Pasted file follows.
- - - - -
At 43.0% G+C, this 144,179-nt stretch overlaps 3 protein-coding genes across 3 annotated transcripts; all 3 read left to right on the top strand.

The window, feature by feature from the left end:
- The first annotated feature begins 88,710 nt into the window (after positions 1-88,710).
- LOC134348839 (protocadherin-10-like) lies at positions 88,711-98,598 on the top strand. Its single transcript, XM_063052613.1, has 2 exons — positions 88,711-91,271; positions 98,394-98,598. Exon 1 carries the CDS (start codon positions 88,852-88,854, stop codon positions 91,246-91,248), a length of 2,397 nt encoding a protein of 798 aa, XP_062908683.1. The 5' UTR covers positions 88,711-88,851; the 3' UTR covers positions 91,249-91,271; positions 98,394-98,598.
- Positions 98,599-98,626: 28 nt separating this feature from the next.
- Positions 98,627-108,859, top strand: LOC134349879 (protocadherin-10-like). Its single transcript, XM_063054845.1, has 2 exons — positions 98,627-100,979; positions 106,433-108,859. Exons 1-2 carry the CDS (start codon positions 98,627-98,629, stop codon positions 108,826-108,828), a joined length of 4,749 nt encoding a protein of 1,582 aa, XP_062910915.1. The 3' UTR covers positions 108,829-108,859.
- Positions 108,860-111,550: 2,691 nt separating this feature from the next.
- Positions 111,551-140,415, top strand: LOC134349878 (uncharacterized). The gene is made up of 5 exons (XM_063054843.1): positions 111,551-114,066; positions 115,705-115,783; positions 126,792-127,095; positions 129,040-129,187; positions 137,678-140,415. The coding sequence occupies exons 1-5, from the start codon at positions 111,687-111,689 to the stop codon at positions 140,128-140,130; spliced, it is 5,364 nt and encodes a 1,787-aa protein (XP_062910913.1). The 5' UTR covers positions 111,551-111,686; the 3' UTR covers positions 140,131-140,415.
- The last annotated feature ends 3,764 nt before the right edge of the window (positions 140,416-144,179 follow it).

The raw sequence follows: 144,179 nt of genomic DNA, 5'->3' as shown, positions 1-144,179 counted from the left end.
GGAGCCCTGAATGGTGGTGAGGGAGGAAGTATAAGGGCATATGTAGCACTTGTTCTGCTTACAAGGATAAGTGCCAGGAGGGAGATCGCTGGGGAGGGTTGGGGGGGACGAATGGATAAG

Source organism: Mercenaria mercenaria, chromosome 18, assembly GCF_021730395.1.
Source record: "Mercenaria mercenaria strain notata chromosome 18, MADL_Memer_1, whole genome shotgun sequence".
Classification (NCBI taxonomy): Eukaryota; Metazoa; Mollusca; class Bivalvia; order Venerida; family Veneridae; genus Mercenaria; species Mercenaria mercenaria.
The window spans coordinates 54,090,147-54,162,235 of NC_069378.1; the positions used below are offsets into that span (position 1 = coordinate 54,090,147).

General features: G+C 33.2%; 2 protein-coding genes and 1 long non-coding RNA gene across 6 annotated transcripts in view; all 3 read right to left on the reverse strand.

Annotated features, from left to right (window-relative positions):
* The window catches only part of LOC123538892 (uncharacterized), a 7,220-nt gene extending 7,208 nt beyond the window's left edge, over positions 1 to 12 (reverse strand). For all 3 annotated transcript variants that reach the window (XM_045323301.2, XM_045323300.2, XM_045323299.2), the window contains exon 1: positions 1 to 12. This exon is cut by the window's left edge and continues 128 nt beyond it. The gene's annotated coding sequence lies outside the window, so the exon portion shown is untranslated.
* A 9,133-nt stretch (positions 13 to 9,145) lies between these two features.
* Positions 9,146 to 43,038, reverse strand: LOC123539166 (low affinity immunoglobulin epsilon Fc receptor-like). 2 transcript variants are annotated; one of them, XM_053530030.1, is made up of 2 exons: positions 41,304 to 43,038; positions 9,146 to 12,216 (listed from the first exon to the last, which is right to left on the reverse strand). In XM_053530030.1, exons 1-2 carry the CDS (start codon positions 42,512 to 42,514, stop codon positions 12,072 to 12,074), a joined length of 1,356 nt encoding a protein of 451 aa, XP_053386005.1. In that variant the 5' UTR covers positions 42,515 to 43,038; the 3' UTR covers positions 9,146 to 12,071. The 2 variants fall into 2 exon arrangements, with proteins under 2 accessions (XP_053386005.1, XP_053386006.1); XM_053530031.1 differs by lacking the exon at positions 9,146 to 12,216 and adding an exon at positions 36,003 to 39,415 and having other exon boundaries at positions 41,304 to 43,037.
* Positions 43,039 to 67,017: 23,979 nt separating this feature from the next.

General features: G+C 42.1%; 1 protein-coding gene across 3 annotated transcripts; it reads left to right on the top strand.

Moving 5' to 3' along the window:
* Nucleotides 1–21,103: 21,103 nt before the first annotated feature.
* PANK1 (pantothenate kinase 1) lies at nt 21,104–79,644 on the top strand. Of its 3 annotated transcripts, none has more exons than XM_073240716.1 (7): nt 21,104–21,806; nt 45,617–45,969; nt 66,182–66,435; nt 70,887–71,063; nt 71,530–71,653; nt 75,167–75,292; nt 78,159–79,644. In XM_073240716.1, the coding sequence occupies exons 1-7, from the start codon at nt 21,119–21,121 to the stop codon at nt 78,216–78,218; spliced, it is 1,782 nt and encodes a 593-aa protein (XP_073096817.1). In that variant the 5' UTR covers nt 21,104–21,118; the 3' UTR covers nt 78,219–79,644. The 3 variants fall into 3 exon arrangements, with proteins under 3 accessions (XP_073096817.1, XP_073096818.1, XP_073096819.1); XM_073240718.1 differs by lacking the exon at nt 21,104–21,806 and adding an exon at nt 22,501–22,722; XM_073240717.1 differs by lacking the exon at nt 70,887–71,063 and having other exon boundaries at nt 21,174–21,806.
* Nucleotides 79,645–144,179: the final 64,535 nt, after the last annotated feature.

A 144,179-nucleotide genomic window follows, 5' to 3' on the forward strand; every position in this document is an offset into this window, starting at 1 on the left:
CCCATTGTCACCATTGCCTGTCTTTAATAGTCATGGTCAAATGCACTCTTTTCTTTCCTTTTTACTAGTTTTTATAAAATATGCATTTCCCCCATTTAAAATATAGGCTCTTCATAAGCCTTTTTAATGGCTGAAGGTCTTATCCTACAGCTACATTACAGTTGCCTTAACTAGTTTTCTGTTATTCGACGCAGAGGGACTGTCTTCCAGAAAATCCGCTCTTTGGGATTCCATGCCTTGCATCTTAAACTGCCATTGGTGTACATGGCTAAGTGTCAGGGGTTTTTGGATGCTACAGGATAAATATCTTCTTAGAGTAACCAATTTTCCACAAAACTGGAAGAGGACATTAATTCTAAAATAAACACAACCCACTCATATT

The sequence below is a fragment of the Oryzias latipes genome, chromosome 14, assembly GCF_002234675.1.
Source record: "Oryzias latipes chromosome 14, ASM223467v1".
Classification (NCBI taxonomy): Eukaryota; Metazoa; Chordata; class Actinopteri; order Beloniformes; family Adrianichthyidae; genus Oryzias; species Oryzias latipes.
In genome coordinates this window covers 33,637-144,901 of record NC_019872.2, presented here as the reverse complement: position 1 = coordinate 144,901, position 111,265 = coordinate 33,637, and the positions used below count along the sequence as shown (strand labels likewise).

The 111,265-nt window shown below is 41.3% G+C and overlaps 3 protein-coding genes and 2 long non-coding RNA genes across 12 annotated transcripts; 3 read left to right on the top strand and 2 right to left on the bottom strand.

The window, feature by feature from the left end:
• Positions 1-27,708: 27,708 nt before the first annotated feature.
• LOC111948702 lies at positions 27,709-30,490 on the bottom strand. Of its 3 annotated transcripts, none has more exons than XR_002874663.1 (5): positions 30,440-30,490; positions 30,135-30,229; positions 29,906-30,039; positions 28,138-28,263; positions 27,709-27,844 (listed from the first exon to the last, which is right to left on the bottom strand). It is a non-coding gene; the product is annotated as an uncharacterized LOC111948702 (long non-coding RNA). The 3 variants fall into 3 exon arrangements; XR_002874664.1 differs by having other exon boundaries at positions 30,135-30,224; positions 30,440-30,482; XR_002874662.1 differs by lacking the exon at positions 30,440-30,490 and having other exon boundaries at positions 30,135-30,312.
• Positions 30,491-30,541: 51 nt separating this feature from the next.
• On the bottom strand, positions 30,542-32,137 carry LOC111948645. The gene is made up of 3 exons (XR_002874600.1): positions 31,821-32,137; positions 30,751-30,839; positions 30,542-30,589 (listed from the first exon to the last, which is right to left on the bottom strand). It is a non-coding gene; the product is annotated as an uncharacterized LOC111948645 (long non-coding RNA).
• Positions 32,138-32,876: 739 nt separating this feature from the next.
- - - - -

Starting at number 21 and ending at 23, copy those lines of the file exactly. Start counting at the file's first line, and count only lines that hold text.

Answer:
* Positions 43,039 to 67,017: 23,979 nt separating this feature from the next.

General features: G+C 42.1%; 1 protein-coding gene across 3 annotated transcripts; it reads left to right on the top strand.

Moving 5' to 3' along the window: